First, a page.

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Q26. Outlines of Utility Model System in Japan

Q26. Outlines of Utility Model System in Japan
 Explain outlines of the utility model system in Japan.

A26.
(1) Targets of Protection
 Targets of protection, called “a device”, by the Utility Model Law are limited to technical ideas relating to the shape, structure or combination of an article including articles and immovable properties, such as buildings, bridges, and plants. In other hands, materials themselves (e.g.: medicines, chemical compounds, glasses and alloys etc.), and methods are not the targets of protection.
(2) Novelty
 Similar to the patent system, the Utility Model Law establishes three cases for novelty-breaking: publicly-known; publicly-worked; and publication in Japan or other countries before a filing date of an application. Note that the novelty breaking cases are not limited to be domestic.
(3) Inventive Step
 While the patent system requires an invention not to be easily obtained by a person skilled in the art (Art.29(2) of the Patent Law), the utility model system requires a device not to be very easily obtained by a person skilled in the art (Art.3(2) of the Utility Model Law). It seems that the inventive step of the invention is higher than that of the device. However, the inventive steps of the patent system and the utility model system are treated as to be equal in a technical opinion (see (9) below) issued by the JPO, substantially there exists no difference between them.
(4) Procedures for application
 All the utility model applications should be accompanied by drawings (Art.5(2) of the Utility Model Law), because an object of protection is limited to the device of an article. Further, the annual fee for each year from the first to the third year shall be paid in a lump sum, simultaneously with the filing of the utility model application.
(5) Fees
 Fees for a utility model application and registration are lower than fees for a patent application and registration.
(6) Examination
 A utility model right is granted only after the examination of formal and basic requirements except substantive requirements (e.g. novelty and inventive steps etc), so that a non-substantive examination system is adopted in the Utility Model Law. Therefore, if a utility model application satisfies the formal and basic requirements, the application will be registered. However, if it does not satisfy the substantive registration requirements, it shall be disputed in an appeal for invalidation (Art.37 of the Utility Model Law). It is noted that a utility model application will be registerable in about 4 months from the filing date, while a patent application will be registerable for in about 27 months from the date of request for examination (as of 2006).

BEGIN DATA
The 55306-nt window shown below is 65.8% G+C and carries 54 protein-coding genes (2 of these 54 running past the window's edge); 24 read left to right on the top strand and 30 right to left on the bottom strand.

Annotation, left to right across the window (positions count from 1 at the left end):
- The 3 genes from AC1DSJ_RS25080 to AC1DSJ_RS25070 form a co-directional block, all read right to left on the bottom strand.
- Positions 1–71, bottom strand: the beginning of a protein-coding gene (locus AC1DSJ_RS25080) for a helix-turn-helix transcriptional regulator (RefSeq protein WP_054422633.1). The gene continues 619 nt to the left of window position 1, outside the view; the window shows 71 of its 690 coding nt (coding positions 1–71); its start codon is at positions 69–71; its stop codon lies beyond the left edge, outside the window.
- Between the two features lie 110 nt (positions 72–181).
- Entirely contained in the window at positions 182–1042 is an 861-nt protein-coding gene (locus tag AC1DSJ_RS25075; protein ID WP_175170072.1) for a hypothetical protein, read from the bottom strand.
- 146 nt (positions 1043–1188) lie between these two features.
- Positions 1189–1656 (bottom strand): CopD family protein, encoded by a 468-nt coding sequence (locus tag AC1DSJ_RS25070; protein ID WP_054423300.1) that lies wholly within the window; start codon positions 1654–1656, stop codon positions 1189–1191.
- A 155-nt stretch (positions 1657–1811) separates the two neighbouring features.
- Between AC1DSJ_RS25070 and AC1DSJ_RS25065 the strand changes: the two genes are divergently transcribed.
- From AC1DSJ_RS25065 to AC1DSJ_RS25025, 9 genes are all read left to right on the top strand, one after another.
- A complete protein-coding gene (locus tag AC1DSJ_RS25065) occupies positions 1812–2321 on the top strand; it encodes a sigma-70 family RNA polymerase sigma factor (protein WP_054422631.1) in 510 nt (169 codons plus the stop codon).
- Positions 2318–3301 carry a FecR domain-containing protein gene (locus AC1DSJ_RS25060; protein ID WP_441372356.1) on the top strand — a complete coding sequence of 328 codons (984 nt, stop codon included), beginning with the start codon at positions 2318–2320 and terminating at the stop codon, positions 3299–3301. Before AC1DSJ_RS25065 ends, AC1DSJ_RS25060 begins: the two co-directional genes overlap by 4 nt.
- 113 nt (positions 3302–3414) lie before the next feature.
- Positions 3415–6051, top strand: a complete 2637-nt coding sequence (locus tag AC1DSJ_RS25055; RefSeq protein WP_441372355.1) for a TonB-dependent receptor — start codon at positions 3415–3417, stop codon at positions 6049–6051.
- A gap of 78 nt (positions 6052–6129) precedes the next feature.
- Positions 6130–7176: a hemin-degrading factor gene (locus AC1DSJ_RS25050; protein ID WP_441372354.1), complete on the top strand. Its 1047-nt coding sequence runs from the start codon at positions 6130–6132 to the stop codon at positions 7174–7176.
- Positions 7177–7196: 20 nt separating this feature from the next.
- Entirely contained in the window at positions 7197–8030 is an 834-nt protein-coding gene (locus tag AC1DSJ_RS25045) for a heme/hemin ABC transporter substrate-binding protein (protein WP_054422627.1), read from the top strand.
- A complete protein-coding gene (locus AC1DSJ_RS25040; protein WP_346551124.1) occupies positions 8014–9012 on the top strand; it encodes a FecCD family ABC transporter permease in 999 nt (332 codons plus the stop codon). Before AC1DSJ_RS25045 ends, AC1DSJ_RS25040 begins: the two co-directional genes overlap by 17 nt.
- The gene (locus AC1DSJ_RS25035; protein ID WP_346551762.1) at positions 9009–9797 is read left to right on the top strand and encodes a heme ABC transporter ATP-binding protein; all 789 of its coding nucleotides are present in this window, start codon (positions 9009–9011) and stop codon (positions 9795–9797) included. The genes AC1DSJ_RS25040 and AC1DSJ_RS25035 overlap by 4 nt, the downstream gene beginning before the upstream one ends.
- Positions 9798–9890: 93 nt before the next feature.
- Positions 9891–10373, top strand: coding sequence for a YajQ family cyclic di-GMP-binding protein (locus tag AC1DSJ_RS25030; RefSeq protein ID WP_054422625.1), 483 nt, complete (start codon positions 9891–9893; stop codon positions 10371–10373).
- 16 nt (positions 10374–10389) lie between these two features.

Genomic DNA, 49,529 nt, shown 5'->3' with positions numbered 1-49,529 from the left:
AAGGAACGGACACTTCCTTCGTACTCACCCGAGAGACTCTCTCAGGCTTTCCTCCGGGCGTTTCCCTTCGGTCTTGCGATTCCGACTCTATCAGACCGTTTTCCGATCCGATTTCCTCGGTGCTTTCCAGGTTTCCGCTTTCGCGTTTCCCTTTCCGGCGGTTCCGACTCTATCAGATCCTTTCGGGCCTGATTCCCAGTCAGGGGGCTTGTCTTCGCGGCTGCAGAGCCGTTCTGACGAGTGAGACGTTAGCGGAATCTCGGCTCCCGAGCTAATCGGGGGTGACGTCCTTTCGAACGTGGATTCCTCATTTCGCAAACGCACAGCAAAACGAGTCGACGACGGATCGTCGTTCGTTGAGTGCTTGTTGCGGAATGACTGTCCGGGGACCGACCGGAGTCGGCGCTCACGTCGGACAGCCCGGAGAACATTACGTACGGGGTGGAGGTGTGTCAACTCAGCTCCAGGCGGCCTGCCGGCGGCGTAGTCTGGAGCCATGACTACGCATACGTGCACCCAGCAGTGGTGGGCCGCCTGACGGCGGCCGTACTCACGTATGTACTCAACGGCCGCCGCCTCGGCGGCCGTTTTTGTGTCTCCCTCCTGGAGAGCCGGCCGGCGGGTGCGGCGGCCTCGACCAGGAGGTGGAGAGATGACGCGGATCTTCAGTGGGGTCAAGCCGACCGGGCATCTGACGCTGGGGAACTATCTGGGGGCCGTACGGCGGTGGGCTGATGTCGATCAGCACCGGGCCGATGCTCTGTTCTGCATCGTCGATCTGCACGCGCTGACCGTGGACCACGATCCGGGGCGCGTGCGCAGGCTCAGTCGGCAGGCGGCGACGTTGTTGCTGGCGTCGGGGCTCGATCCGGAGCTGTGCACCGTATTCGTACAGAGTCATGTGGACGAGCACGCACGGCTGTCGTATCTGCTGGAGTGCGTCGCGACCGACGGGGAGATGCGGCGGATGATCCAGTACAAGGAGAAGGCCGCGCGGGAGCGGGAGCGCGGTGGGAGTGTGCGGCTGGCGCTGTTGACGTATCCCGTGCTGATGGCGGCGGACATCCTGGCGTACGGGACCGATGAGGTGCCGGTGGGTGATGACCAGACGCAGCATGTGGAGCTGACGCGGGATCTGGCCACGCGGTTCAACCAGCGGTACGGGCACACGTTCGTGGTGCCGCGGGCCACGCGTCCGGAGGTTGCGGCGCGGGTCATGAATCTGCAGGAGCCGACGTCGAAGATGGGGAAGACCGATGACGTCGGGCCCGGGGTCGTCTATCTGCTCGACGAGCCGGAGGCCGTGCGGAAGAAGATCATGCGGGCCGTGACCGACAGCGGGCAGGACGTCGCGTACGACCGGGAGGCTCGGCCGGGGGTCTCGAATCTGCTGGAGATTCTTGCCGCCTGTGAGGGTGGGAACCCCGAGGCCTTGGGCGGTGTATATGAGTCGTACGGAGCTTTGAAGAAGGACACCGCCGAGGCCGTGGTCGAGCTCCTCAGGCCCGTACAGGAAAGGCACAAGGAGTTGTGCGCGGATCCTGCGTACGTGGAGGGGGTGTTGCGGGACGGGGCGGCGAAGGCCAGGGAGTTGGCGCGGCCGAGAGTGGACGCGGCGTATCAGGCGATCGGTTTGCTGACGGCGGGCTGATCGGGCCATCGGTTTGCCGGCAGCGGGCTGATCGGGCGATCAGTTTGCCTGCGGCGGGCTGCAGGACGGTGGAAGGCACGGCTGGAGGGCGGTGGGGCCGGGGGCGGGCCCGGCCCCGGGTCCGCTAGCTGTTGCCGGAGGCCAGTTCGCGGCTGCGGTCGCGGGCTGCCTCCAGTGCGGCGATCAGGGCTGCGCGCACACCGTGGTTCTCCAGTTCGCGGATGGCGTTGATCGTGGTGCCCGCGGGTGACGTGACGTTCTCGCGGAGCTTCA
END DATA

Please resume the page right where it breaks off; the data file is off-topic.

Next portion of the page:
(7) Amendment and Correction
 The applicant may file amendments only for one month from the filing date or a period specified by the Commissioner.
Further, the owner of a utility model right shall be entitled to one opportunity to correct the description, claim(s) for utility model registration or drawing(s) attached to the request, excluding the prescribed cases (Art.14-2(1) of the Utility Model Law).
However, only where correction has as its objective the cancellation of claim(s), the owner of a utility model right may correct the description, claim(s) for utility model registration or drawing(s) without limitation for the time or number of times, excluding after the notification of the conclusion of trial examination (Art.14-2(7) of the Utility Model Law).
(8) Term of right
 The term of the utility model right is 10 years from the filing date of the application (Art.15 of the Utility Model Law), while the term of patent right is 20 years from the filing date (Art.67 of the Patent Law).
(9) Exercise of right
 Basically, a utility model right is the same as a patent right in the exercise of right, but it is different from the patent right in that the utility model right may be exercised only after giving a warning in the form of a report of a technical opinion as to registrability of the utility model in order to avoid abuse of the right (Art.29-2 of the Utility Model Law).
However, where the owner of a utility model right has exercised their utility model right or given a warning to an infringer, and a trial decision that the utility model registration is to be invalidated has become conclusive, such owner shall be liable to indemnify any other party with respect to any damage caused to that party by the exercise of that right or by the giving of the warning (Art.29-3(1) of the Utility Model Law). The reason, therefore, is that the technical opinion is a kind of nonbinding comment of the Japan Patent Office.
Any person may make, to the Commissioner of the JPO, a request for a technical opinion (Art.12 of the Utility Model Law). The request may be made even after the expiration of the utility model right except when the registration has been invalidated in a utility model invalidation trial. It takes about six months from the date of request to get the technical opinion.